SHADY COVE — With flood insurance probation less than a month and a half away, the city will begin inspections of 16 riverside properties still in violation of federal floodplain management regulations.

SHADY COVE — With flood insurance probation less than a month and a half away, the city will begin inspections of 16 riverside properties still in violation of federal floodplain management regulations.

The Federal Emergency Management Agency originally identified 26 Shady Cove properties as having "egregious violations" of the law, but City Administrator Elise Smurzynski said 10 of those properties are now off the list.

She said most remaining violations are related to improvements made by homeowners below the base flood elevation line.

"Things like the location of heat pumps, water heaters and living space below flood elevation," she said. "Anything that would interfere with the flow of water, should you have a significant water event."

Mayor Ruth Keith said the upcoming inspections are a good step.

"It's time we became proactive," she said. "It's too late to change the past. We must move forward and take concrete action."

The inspections, which begin the first week in October, will be a cooperative effort between the city, Jackson County and the Oregon Department of Land Conservation and Development. Representatives of those organizations agreed to assist Shady Cove's staff, while attending a meeting last month with FEMA officials.

Public Works Director George Bostic said that by scheduling inspections "with this small group of people, we'll be able to find out exactly what still needs to be done and have a pretty good idea of how much it will cost to bring the properties into compliance."

He said technical expertise would come from the city engineer and a building contractor, who both will be part of the inspection team.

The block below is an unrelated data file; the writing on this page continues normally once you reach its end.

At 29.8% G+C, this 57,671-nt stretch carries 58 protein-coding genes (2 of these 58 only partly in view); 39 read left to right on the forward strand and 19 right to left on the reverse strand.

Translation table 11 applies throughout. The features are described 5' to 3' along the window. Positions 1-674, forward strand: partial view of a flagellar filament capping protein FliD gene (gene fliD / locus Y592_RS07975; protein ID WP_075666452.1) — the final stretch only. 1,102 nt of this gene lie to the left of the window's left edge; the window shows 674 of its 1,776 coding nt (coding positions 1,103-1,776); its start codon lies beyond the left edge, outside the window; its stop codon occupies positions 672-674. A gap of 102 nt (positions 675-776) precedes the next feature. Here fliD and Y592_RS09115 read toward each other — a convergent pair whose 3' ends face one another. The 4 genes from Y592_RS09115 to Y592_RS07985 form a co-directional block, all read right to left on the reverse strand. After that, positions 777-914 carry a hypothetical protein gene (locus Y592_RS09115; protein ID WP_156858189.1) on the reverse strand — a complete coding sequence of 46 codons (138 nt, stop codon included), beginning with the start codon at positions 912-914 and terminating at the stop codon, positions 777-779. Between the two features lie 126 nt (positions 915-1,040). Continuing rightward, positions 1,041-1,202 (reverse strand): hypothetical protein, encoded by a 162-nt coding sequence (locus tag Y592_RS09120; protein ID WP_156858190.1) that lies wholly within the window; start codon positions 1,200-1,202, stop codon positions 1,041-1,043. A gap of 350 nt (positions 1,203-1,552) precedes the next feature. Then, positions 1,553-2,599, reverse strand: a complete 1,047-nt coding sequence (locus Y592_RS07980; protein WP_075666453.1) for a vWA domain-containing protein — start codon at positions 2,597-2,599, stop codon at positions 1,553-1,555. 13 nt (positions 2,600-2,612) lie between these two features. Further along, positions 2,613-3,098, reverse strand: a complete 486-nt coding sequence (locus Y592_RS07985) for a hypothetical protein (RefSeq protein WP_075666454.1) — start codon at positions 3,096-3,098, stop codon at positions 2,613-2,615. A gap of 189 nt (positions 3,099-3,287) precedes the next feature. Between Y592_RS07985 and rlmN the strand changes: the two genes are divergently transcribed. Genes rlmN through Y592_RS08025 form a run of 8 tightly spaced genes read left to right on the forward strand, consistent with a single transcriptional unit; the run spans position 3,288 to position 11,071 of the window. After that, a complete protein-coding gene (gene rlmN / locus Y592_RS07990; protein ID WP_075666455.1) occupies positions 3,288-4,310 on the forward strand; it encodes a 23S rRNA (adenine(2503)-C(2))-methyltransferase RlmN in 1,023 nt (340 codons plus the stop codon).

FEMA representatives said last month, that although the city was finally "making excellent progress" toward compliance, it was unlikely they could correct the violations soon enough to avoid the Nov. 2 probation deadline.

Probation would mean National Flood Insurance Program (NFIP) policyholders in the town would pay an additional $50 surcharge when they renew their policy or when a new policy is written. The probation would last at least a full year, even if all flood plain violations were corrected earlier, and could lead to a total suspension from the insurance program.

Councilmen Bill Kyle and Gary Hughes both said they thought it would be a good idea to have the city inspect all houses near the flood plain regardless of whether the residents carried flood insurance.

Mayor Keith said, "We're going to get through what we need to now, and then we will figure out a way. It certainly is my intent to bring as many properties as we can into compliance."

Shady Cove residents Rick Mori and Olin Shanrock, offered to charge the city $1 to inspect flood plain properties.

"Olin is a retired construction executive and I've been a project manager for years," said Mori. "We have the FEMA regulations. We're familiar with the National Building Code and the national electrical and plumbing codes. We could inspect them all in a few weeks."

There was no response from the council.

Mori asked how city inspections were going to be funded. Bostic said city employees are doing the inspections.

The council then unanimously approved a FEMA recommended compliance plan, intended to "remedy and reduce violations of flood plain regulations."

Shady Cove resident Bud Rees asked the council to provide monthly FEMA updates.

"I would like the city administrator to give a comprehensive report of what has gone on during the previous 30 days," he said.

"I think the council is interested in that," said Mayor Keith, "Interested enough to want to have that report on a monthly basis."

Bill Miller is a freelance writer living in Shady Cove. Reach him at newsmiller@yahoo.com.